CNS Canada — Aggressive contracting in the hemp sector is expected to bump up Canadian acres — another benefit for growers who will experience less red tape this year.
“We’ve seen a lot of activity on the contracting side for growers,” said Kim Shukla, executive director of the Canadian Hemp Trade Alliance at Steinbach, Man.
Aggressive contracting for both organic and conventional hemp is likely to contribute to significant growth on the year, she said.
Based on contracts that have been assigned, hemp area in 2017 is expected to be in excess of 100,000 acres — well above what was grown the previous year.
That strong contracting comes after a surprise increase in demand from the Korean marketplace last year.
Demand for Canadian hemp blew up in the previously unknown market of South Korea after a home shopping channel advertised the product. South Korea accounted for about a third of sales last year, Shukla said.
Demand from that market has steadied, but remains strong, she said, though that activity is expected to spur demand from other South Asian countries.
On top of the strong demand, the industry has made regulatory headway with Health Canada.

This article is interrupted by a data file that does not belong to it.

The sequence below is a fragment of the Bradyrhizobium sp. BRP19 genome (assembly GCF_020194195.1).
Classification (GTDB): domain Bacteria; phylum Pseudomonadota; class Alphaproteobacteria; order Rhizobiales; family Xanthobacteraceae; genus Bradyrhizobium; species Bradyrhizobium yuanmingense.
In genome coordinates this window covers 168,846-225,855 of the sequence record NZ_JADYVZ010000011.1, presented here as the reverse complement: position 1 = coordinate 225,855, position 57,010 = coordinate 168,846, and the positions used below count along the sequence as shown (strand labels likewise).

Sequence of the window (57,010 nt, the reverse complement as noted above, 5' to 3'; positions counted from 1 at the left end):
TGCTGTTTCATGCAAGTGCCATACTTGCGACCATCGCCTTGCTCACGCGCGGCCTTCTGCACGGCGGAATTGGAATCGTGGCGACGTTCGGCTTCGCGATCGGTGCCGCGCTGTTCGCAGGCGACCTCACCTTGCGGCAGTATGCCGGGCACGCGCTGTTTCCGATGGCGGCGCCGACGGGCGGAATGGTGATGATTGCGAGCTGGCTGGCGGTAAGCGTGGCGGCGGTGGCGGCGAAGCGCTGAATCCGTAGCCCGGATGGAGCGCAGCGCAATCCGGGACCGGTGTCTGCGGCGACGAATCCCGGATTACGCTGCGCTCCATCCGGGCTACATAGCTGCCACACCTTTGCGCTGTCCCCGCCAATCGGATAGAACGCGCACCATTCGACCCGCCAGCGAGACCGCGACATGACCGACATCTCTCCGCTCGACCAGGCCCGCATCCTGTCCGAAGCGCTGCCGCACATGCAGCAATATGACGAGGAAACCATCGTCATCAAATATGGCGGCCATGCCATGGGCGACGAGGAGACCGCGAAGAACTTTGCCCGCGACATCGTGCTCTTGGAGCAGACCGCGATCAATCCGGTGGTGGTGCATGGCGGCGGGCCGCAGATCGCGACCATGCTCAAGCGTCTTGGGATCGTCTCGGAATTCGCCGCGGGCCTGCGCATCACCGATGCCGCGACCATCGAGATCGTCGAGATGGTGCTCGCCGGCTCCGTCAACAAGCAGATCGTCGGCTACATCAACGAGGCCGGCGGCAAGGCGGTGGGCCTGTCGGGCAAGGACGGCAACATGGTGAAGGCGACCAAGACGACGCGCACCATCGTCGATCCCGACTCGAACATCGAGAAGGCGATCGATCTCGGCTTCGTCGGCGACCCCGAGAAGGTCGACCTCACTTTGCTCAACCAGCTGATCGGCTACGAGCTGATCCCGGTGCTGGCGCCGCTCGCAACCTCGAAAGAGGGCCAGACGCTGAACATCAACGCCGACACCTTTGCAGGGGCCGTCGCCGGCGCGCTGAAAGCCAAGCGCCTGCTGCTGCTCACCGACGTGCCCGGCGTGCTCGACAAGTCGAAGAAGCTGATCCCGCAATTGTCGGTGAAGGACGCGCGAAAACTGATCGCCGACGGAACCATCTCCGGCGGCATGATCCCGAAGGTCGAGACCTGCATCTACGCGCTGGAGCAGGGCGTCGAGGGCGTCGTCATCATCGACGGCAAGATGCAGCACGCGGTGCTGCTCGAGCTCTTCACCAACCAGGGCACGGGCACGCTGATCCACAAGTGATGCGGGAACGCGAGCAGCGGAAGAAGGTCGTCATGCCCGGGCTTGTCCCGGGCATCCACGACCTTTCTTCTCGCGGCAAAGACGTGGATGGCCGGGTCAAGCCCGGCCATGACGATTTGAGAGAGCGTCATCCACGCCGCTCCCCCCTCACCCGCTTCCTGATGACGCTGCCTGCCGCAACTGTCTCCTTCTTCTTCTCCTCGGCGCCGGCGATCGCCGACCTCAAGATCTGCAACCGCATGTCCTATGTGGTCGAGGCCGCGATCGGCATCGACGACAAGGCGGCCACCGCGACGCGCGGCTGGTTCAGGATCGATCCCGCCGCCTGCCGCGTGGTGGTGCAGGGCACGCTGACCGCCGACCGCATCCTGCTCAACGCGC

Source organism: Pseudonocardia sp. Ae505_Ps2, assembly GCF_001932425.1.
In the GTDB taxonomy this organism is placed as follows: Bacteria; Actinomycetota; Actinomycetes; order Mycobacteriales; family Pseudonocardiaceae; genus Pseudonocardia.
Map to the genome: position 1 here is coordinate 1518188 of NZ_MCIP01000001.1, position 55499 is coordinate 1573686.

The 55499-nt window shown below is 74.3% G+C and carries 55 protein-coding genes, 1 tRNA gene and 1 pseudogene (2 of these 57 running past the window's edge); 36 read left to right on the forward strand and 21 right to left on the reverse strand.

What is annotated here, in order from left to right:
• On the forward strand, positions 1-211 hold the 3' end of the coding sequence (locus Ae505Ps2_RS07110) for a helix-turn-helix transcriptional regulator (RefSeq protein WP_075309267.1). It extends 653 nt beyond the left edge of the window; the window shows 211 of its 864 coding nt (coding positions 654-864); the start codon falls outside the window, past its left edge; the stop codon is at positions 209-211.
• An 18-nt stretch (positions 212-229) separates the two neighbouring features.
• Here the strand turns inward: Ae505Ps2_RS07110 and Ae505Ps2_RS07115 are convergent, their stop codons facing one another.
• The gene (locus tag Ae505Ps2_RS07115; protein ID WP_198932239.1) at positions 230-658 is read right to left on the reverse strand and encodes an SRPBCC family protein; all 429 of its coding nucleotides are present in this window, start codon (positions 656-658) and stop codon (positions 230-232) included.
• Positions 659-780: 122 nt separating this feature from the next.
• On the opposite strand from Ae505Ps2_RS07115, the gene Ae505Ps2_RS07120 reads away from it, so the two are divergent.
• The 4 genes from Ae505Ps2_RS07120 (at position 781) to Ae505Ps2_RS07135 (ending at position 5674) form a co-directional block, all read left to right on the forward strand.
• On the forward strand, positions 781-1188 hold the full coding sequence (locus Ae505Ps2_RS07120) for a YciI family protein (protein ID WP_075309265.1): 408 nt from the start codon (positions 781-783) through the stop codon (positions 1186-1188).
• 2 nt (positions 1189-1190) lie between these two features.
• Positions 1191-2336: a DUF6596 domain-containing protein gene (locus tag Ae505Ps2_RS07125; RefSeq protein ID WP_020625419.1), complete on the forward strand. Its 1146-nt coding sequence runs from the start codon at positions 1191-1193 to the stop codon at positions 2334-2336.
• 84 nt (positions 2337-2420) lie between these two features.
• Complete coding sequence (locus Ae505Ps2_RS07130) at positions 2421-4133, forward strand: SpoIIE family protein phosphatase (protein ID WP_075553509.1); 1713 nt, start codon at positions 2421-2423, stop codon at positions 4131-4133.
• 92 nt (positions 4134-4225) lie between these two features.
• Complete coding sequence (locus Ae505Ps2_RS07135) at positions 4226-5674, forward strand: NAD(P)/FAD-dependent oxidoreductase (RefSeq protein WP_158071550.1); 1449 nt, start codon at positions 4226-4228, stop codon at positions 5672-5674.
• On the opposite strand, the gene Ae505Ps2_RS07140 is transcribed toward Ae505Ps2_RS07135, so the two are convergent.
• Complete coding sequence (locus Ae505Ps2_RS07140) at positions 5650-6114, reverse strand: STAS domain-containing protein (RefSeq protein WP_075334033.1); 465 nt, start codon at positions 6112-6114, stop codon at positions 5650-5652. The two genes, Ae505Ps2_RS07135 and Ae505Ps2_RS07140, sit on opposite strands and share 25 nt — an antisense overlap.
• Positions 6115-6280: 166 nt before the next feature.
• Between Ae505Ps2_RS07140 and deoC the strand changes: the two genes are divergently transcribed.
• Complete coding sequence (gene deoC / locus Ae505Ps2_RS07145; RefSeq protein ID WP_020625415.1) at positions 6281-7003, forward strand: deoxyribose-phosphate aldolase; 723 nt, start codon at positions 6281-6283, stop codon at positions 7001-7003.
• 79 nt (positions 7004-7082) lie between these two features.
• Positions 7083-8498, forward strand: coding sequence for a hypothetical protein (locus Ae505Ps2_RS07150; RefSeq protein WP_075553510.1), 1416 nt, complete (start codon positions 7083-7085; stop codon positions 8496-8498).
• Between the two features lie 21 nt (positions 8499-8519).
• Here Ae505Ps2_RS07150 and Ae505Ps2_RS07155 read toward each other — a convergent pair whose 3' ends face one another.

“That has loosened up a little bit. We still have to go through all the necessary steps, but we’ve been given some more latitude,” Shukla said.
That freedom includes a one-year interim exemption for farmers applying for permits. They now don’t have to specify in advance the GPS co-ordinates at which they will grow their hemp crops.
Farmers are now able to make that decision in the spring, and notify officials at that time, Shukla said.
Those changes meet about half of what the CHTA is looking for, she said, but there will be continued shifts due to anticipated government changes in the marijuana industry.
“It’s going to be another crazy year for us, it’s great. The opportunities abound.”
— Jade Markus writes for Commodity News Service Canada, a Winnipeg company specializing in grain and commodity market reporting.